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Autism and Seizures

A 1/3 of people with autism also experience seizures, sometimes related to epilepsy. I experience a type of seizure known as a focal (partial) seizure. This type of seizure causes my eyes to flicker and roll as well as causing spasms and rapid breathing.

It can be difficult to spot a seizure – especially when a person has autism as the symptoms can be passed off as a sensory overload or an autism trait.

The link between autism and seizures is still being explored. Like autism, seizures exists on a spectrum. Severity varies widely among people. There are several types of seizures, each with somewhat different symptoms:

  • Tonic-clonic seizures are the most common. Also known as gran mal seizures, they produce muscle stiffening followed by jerking. Gran mal seizures also produce loss of consciousness.
  • Absence seizures can be difficult to recognise. Also known as petit mal seizures, they are marked by periods of unresponsiveness. The person may stare into space. He or she may or may not exhibit jerking or twitching.
  • Tonic seizures involve muscle stiffening alone.
  • Clonic seizures involve repeated jerking movements on both sides of the body.
  • Myoclonic seizures involve jerking or twitching of the upper body, arms or legs.
  • Atonic seizures involve sudden limpness, or loss of muscle tone. The person may fall or drop his or her head involuntarily.

What should I do if someone is having a focal seizure?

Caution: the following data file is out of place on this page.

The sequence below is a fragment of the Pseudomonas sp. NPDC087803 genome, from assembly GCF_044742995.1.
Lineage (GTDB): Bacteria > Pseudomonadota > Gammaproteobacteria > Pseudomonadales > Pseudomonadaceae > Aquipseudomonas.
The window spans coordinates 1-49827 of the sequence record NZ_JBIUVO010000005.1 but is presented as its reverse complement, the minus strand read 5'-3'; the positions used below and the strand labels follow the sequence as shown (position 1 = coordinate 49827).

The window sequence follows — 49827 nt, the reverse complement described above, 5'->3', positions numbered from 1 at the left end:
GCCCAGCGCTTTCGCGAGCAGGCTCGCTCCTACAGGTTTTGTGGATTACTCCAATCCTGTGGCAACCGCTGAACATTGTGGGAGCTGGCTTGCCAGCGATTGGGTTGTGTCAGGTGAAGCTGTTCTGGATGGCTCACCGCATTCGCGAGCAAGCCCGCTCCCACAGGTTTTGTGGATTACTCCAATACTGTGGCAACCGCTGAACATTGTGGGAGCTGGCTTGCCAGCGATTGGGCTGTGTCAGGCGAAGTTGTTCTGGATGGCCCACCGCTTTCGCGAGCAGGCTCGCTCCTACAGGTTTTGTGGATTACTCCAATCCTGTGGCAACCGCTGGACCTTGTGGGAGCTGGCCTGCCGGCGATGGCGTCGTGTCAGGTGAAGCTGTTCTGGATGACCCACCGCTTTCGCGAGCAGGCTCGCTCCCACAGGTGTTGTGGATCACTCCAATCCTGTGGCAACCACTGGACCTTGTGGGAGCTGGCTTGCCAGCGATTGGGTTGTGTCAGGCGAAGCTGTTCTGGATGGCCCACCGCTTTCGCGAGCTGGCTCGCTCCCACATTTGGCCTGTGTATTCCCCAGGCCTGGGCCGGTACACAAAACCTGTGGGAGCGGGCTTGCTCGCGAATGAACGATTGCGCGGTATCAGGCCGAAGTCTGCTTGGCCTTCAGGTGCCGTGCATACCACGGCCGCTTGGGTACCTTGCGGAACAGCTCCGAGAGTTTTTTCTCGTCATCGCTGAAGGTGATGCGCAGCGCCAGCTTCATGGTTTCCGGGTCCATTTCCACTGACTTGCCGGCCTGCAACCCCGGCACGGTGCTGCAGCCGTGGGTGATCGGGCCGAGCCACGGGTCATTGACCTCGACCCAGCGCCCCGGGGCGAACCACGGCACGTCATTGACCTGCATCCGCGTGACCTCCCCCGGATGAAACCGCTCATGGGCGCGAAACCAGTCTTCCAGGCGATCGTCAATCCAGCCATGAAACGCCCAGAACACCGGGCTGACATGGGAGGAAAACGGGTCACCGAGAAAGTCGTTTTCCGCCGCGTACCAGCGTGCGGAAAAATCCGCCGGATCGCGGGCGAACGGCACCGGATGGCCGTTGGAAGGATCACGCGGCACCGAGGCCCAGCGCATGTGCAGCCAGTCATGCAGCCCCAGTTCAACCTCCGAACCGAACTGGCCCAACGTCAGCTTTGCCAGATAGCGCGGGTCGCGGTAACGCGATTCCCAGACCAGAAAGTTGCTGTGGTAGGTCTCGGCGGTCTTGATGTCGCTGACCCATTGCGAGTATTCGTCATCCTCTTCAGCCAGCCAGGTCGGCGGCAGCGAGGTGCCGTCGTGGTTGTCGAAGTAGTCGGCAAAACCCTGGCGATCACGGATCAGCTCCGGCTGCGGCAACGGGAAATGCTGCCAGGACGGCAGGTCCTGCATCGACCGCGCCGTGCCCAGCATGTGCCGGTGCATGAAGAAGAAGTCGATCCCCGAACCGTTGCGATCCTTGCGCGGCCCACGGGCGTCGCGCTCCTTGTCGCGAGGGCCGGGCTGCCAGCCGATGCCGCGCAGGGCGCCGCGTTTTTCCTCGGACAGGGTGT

Simple partial seizures rarely require first aid. Since consciousness is preserved, the person is almost always aware of the seizure and the surroundings. When care or help is needed, what to do would depend on the specific seizure symptoms.

Examples of what to do:

  • Stop any activity in which you could get hurt when symptoms that affect vision, thinking, emotions, or affects your sensation or movement. This would include hallucinations too – what you may be hearing, seeing, or thinking may not be clear during this type of seizure.
  • If you are walking, sit down to avoid falling.
  • Remove harmful objects if an arm or leg movement could bump into them.
  • Stay away from open flames, bodies of water, or other unsafe areas.
  • Sometimes relaxing activities such as deep breathing or imagery can help slow down or abort symptoms in some people. Others may find that focusing on a specific activity can help.
  • If the person has a vagus nerve stimular, use the magnet to help stop the event.
  • Get the person levels, look them in the eyes and try to reassure them that you’re there and present.

Usually further help isn’t needed after simple partial seizures. Yet if the seizure occurs in clusters or goes into a complex partial or generalise seizure, more help may be needed.

call 111 in the U.K. for advice if you are unsure and in emergencies or where the person is not recovering call 999.

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